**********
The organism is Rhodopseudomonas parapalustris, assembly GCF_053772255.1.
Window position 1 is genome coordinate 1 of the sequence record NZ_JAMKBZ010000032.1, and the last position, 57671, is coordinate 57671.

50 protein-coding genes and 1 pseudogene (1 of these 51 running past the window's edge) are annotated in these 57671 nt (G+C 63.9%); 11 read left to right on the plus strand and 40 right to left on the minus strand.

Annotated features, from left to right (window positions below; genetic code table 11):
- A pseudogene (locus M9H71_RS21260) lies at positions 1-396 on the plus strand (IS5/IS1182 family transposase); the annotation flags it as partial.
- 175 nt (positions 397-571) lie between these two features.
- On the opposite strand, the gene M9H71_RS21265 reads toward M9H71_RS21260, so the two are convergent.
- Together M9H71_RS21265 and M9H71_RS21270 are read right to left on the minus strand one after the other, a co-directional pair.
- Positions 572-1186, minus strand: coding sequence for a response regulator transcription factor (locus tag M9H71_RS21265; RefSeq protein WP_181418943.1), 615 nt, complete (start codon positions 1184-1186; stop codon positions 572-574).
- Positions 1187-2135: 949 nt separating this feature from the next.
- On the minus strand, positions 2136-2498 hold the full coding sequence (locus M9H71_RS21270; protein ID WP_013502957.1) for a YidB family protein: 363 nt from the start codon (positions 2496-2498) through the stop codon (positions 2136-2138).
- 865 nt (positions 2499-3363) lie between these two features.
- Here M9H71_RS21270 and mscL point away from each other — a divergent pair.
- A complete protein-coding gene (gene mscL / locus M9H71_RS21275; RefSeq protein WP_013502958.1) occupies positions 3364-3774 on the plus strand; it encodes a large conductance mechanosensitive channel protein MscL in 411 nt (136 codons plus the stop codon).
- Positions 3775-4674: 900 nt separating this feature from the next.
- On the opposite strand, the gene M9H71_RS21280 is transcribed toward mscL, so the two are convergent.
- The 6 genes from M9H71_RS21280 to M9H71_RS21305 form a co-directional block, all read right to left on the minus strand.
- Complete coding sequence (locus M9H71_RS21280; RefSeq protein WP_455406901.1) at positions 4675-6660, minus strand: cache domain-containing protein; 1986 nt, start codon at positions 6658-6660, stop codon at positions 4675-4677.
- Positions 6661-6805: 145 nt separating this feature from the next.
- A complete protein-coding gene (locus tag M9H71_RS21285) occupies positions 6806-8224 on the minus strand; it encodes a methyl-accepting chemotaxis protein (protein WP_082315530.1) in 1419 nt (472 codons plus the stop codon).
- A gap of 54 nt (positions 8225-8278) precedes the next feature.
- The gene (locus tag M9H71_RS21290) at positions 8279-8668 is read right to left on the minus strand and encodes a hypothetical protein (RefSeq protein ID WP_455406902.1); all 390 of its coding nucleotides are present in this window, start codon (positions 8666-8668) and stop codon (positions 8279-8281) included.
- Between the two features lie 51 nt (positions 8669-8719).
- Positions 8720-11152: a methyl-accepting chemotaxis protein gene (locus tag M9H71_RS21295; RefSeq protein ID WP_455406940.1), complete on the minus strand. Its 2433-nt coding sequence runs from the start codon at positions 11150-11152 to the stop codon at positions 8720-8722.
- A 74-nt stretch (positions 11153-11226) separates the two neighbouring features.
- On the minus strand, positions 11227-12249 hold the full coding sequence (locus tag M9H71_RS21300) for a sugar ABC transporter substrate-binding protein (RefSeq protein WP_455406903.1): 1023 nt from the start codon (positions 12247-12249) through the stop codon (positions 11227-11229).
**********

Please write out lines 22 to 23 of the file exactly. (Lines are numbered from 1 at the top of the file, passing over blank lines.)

- The gene (locus tag M9H71_RS21290) at positions 8279-8668 is read right to left on the minus strand and encodes a hypothetical protein (RefSeq protein ID WP_455406902.1); all 390 of its coding nucleotides are present in this window, start codon (positions 8666-8668) and stop codon (positions 8279-8281) included.
- Between the two features lie 51 nt (positions 8669-8719).